Course Assessment: 1 Term essay of 4000 words (100%)
Screening programme 2016-2017
15 November 17 2016 – Presentation/discussion 1
Public Health 1: HIV/Aids awareness
Love for life (Zui ai 最爱), dir. Gu Changwei 顾长卫 (2011)
Together (Zai yiqi 在一起), dir. Zhao Liang 赵亮 (2011) –
a documentary on the making of Love for Life.
22 November – Presentation/discussion 2
Health and Social Welfare during the Foundation Years of the People’s Republic and the Cultural Revolution (1949–c. 1978)
Hongyu (Hongyu 红雨), dir. Cui Wei崔嵬 (1975)
Chunmiao 春苗, dir. Xie Jin 谢晋 (1975)
Song of Acupuncture Anaesthesia (Wuying deng xia song yinzhen 无影灯下颂银针), dir. Sang Hu 桑弧 (1974)
29 November – Presentation/discussion 3
Women, Men and Changing Gender Roles and Identities in China, Hong Kong and Taiwan
Woman, Demon, Human (Ren gui qing 人鬼情), dir. Huang Shuqin 黄蜀芹 (1987)
6 December – Presentation/discussion 4
Inter-Generational Relations in China, Hong Kong and Taiwan in the Post-Mao Era
Eat Drink Man Woman (Yinshi nannü 饮食男女), dir. Ang Lee 李安 (Li An) (1994)
Piano in a Factory (Gang de qin 钢的琴), dir. Zhang Meng 张猛 (2010)
13 December – Presentation/discussion 5
Health, Illness, Medicine, Public Health and Social Welfare in Post-Socialist China and Chinese Communities Worldwide
The Treatment/Gua sha (Guasha刮痧), dir. Zheng Xiaolong 郑晓龙 (U.S./China, 2000)
Quitting (Zuotian 昨天), dir. Zhang Yang 张扬 (2001)
10 January – Presentation/discussion 6
Disability and ‘Embodied Difference’ in Contemporary China and Taiwan
Mama (Mama 妈妈), dir. Zhang Yuan 张元 (1991)
The Common People (Guanyu ai de gushi 关于爱的故事), dir. Zhou Xiaowen 周晓 (1998)
17 January – Presentation/discussion 7
The troubled mind
Inner Senses (Yidu kongjian 异度空间), dir. Law Chi-leung (Luo Zhiliang) 罗志良 (Hong Kong, 2002)
The double life (A mian B mian A面B面), dir. Ning Ying 宁瀛 (2010)
24 January – Presentation/discussion 8
Homosexuality and Different Sexualities in Contemporary China and Taiwan
East Palace, West Palace (Donggong xigong 东宫西宫), dir. Zhang Yuan 张元 (1996)
Fish and Elephant (Jinnian xiatian 今年夏天), dir. Li Yu 李鱼 (2001)
31 January – Presentation/discussion 9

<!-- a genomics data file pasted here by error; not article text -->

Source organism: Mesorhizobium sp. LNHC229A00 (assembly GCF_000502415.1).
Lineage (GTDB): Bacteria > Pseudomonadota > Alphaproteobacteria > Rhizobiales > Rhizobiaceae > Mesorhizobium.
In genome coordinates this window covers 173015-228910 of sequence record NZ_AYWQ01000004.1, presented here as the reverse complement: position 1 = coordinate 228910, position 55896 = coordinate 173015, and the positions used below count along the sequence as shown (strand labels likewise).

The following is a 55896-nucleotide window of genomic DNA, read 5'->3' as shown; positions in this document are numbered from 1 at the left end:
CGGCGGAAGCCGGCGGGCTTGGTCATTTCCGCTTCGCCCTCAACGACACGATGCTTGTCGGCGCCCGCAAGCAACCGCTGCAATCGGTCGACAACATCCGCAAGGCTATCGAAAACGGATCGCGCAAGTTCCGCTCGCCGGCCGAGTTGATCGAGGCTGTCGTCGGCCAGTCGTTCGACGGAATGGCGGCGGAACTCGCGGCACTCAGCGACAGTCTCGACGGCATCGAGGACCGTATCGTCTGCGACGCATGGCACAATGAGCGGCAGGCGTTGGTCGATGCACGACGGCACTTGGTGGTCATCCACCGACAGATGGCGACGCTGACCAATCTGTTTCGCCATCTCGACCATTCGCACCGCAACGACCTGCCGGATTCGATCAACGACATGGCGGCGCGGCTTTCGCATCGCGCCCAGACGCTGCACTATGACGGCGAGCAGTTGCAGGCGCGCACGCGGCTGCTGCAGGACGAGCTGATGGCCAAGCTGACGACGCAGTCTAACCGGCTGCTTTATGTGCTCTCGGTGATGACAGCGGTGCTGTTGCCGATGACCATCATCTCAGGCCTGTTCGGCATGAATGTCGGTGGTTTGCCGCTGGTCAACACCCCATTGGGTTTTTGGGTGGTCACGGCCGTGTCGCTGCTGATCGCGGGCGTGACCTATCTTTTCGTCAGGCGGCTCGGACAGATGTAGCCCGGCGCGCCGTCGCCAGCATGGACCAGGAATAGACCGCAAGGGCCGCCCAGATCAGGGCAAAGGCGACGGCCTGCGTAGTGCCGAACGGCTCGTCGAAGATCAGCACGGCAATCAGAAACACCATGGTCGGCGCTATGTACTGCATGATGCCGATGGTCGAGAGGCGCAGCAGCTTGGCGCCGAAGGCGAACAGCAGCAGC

Aging and Old Age in Contemporary China
For Fun (Zhao le 找乐), dir. Ning Ying 宁瀛 (1993)
Full Circle (Feiyue laorenyuan飞越老人院), dir. Zhang Yang 张扬 (2011)
7 February – Presentation/discussion 10
In Love We Trust (Zuoyou 左右), dir. Wang Xiaoshuai 王小帅 (2008)
tbc Death and Dying in Contemporary China
Fly with the Crane (Gaosu tamen, wo cheng baihe qu le 告诉他们，我乘白鹤去了), dir. Li Ruijun 李睿珺 (2012)
Wellspring (Zai yiqi de shiguang 在一起的時光), dir. Sha Qing 沙青 (2002)
(See also: Screening programme 2014-2015 - for reference only)
Reading Seminar: January 2016, details tbc
This session is an integral part of the course.
Intensive Seminar Week, 13–17 February 2017, details tbc
Much of this week will be devoted to an analysis of representations of the body in different genres of Chinese film.
Suggested reading list
Berry, Christopher J. Chinese Films in Focus II (Basingstoke: Palgrave Macmillan/BFI, 2008).
Berry, Christopher J. and Mary Farquhar, China on Screen: Cinema and Nation (New York: Columbia University Press, 2006).
Berry, Michael, Speaking in Images: Interviews with Contemporary Chinese Filmmakers (New York: Columbia University Press, 2005).
Berry, Michael, A History of Pain: Trauma in Modern Chinese Literature and Film (New York: Columbia University Press, 2008).
Chow, Rey, Primitive Passions – Visuality, Sexuality, Ethnography and Contemporary Chinese Cinema (New York: Columbia University Press, 1995).
Cui Shuqin, 'Kekexili: Mountain Patrol? Moral Dilemma and a Man with a Camera', in Chris Berry (ed.), Chinese Films in Focus II.
Lim, Song Hwee and Julian Ward (eds), The Chinese Cinema Book (Basingstoke: Palgrave Macmillan, 2011).
Lu, Sheldon H. and Emilie Yueh-yu Yeh (eds), Chinese-Language Films: Historiography, Poetics, Politics (Honolulu: University of Hawaii Press, 2005).
(esp. Chapter 2, Zhang Zhen, 'Bodies in the air: the magic of science and the fate of the early "martial arts" film in China')
Mulvey, Laura, Visual and Other Pleasures, Bloomington, Indiana: Indiana Univ. Press, 1989. [contains a slightly revised version of her celebrated essay, 'Visual Pleasure and Narrative Cinema', originally published in Screen 16.3 (1975), 6-18.
Reagan, Leslie J., Nancy Tomes and Paula A. Treichler, (eds), Medicine's Moving Pictures: Medicine, Health and Bodies in American Film and Television (Rochester, N.Y., Univ. of Rochester Press, 2007).
Richards, Andy, Asian Horror (Harpenden: Kamera Books, 2010). (Chapters 10, 'Hong Kong horror cinema' and 11, 'Modern Hong Kong horror: essential viewing')
Silbergeld, Jerome, China into Film: Frames of Reference in Contemporary Chinese Cinema (London: Reaktion Books, 1999).
Silbergeld, Jerome, Body in Question: Image and Illusion in Two Chinese Films by Jiang Wen (Princeton, N.J.: Princeton University Press, 2002).
Van Dijck, Jose, The Transparent Body: A Cultural Analysis of Medical Imaging (Seattle and London: Univ. of Washington Press, 2005).
Xu, Gary. G., Sinascape: Contemporary Chinese Cinema (Lanham: Rowman & Littlefield, 2007).
Zhang Yingjin, Chinese National Cinema (London: Routledge, 2004).
Zhu Ying and Stanley Rosen (eds.), Art, Politics and Commerce in Chinese Cinema (Hong Kong: Univ. of Hong Kong Press, 2010).
Other film and body bibliographies:
Page last modified on 14 feb 17 02:08 by Penelope Barrett